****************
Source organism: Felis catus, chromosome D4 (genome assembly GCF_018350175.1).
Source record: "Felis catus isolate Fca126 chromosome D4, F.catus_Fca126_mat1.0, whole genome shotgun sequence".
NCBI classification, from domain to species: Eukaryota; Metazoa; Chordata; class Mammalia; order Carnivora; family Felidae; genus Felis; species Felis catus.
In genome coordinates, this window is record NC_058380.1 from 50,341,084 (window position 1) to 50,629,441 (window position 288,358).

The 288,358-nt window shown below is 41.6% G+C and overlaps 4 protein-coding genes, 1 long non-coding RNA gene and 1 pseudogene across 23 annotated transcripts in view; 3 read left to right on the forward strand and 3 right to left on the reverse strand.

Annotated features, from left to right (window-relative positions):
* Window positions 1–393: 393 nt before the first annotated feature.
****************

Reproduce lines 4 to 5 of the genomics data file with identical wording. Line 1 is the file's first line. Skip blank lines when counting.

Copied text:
In genome coordinates, this window is record NC_058380.1 from 50,341,084 (window position 1) to 50,629,441 (window position 288,358).

The 288,358-nt window shown below is 41.6% G+C and overlaps 4 protein-coding genes, 1 long non-coding RNA gene and 1 pseudogene across 23 annotated transcripts in view; 3 read left to right on the forward strand and 3 right to left on the reverse strand.